“Dress to impress” might sound cliche, but it’s an age-old saying worth remembering, especially for those getting their first taste of office life this summer with an internship.
Although hard work is important, studies show that 33 percent of how someone is professionally perceived is based on their image, reports Internships.com.
But for those better acquainted with the classroom than the corporate world, knowing what to wear to work (and where to find it) can be tricky for cash-strapped college students or recent graduates.
Take the guess work out of a company’s dress code with these tips from style and etiquette experts — you’ll be the talk of the office for all the right reasons:
Do your homework: Nowadays, there is no “this suit will work for everything” or “this dress will work for everything.” Research the company culture and dress code. That is something you can easily do by going to the company’s website and seeing how they represent themselves online or on Facebook. Or call the company and ask.
It’s also always a good idea to reach out to friends and family to ask what they think of your outfit, if you’re not sure.
Building a wardrobe on a budget: Try eBay or second-hand shops. Just be really scrupulous about finding things that have no signs of wear, and look for things that are going to work in multiple ways. A full button-down shirt will work for a jeans culture, or it can go with a suit.
Learn the art of dressing up (or down): If a man is wearing a suit and gets to the office and sees everyone else is in jeans and T-shirts, remove the jacket and tie and carry them. For women, dress pants and a nice top can be just as formal as a nice suit.
Lizzie Post, co-president of the Emily Post Institute and co-host of the “Awesome Etiquette”
Personal style meets work wear: Even if you’re in a conservative office, women can add personality with their extras — say a modern pair of geometric stud earrings or a work-appropriate handbag in your favorite color. I also love using scarves for personality and warmth in chilly offices.
Stores for the fashion-savvy professional: We love LOFT, Club Monaco, Banana Republic, Nordstrom and J.Crew, especially their sale selections. You can also find fantastic work wear for less at Saks Off Fifth and Nordstrom Rack.
When in doubt, channel Coco Chanel: There’s her old quote that says, I’m paraphrasing, “Take off one piece of jewelry before you leave the house.” I think that’s still great advice. I like to choose two pieces, and they have to be in balance. Think statement stud earrings with a thin pendant necklace or a chunky watch with small, simple gold studs.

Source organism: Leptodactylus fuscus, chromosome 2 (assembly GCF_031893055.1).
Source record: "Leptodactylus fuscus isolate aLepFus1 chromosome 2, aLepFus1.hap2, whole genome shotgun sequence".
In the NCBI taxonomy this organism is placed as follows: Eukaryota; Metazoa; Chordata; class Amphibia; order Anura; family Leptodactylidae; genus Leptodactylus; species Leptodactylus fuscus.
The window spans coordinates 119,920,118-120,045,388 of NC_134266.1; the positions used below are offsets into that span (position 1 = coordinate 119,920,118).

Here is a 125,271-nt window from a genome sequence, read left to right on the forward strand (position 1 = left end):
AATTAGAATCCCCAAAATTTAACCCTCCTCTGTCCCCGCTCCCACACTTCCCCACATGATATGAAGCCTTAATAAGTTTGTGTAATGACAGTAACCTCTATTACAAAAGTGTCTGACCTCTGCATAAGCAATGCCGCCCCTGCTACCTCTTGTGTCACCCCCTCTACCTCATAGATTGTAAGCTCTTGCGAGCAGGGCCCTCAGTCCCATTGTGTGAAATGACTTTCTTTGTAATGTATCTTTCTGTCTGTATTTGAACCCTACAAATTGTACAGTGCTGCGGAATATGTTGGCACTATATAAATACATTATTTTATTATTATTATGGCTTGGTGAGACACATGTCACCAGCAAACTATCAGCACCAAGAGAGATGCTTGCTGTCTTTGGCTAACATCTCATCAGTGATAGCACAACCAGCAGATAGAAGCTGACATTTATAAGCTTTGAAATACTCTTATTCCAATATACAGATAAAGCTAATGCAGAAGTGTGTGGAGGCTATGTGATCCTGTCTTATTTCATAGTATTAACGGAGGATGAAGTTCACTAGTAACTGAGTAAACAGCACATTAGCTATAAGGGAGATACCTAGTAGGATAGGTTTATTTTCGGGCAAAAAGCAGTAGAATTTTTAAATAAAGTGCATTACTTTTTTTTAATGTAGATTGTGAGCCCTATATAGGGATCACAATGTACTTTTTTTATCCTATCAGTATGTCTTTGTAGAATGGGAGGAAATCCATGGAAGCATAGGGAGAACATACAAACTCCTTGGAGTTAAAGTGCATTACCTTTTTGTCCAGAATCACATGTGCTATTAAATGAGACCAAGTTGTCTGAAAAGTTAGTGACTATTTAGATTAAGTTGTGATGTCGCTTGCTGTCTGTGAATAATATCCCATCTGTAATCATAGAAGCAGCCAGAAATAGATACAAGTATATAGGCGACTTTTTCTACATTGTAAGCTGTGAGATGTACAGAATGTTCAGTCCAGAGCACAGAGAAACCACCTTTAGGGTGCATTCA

Zephyr Basine, CollegeFashion
Look the part: “You’re an intern, you shouldn’t dress as nicely as everyone there” is a misconception. The point of an internship is for the company to see how you fit in and how you mold with them.
If all goes well the goal is to get hired. You don’t want to find yourself in a situation where you love the company, but they didn’t feel you were professional enough.
You want to be seen as the intern who already feels a part of the company. Leave everything on the table. Dress your best. Work hard.
Antonio Centeno, men’s style expert and Real Men Real Style creator (realmenrealstyle.com)
What to take
Packing for a summer internship? Here are some items to consider bringing:
■A nice pant or skirt suit
■Work-friendly dresses (nothing too short or too low cut)
■Dress slacks and/or skirts (at least fingertip-length) in neutral colors that can be mixed and matched
■Blouses (button-down or pullover)
■A blazer, cardigan or wrap (good for air-conditioned offices)
■Khaki pants or dark-wash jeans (for casual offices)
■Neutral closed-toe shoes. For heels, nothing higher than 4 inches. Flats are OK for most offices, but check with a supervisor.
■Tasteful accessories (nothing too flashy that could be distracting)
■Interchangeable dress shirts (white, light blue and/or pinstripe)
■Trousers (charcoal gray, navy, khaki and/or black)
■Dress shoes (for example, penny loafers, wingtip brogues, brown double monk straps, etc.)
■A properly tailored suit and coordinating tie
■Dark-wash raw denim pants (for casual offices only)
■Tailored khaki chinos (for casual offices only)
■Polo shirts with no visible logos (for casual offices only)
■Tasteful accessories (pocket squares, tie clip, a watch, dress socks, etc.)
Leave at home
■Anything sheer or with holes or cut-outs in it (including cold-shoulder and off-the-shoulder shirts, keyhole tops, distressed pants, etc.)
■Shorts (for after work only)
■Anything low cut (tops and dresses)
■Flip-flop sandals and sneakers (for after work only)
■Anything that’s ripped or stained
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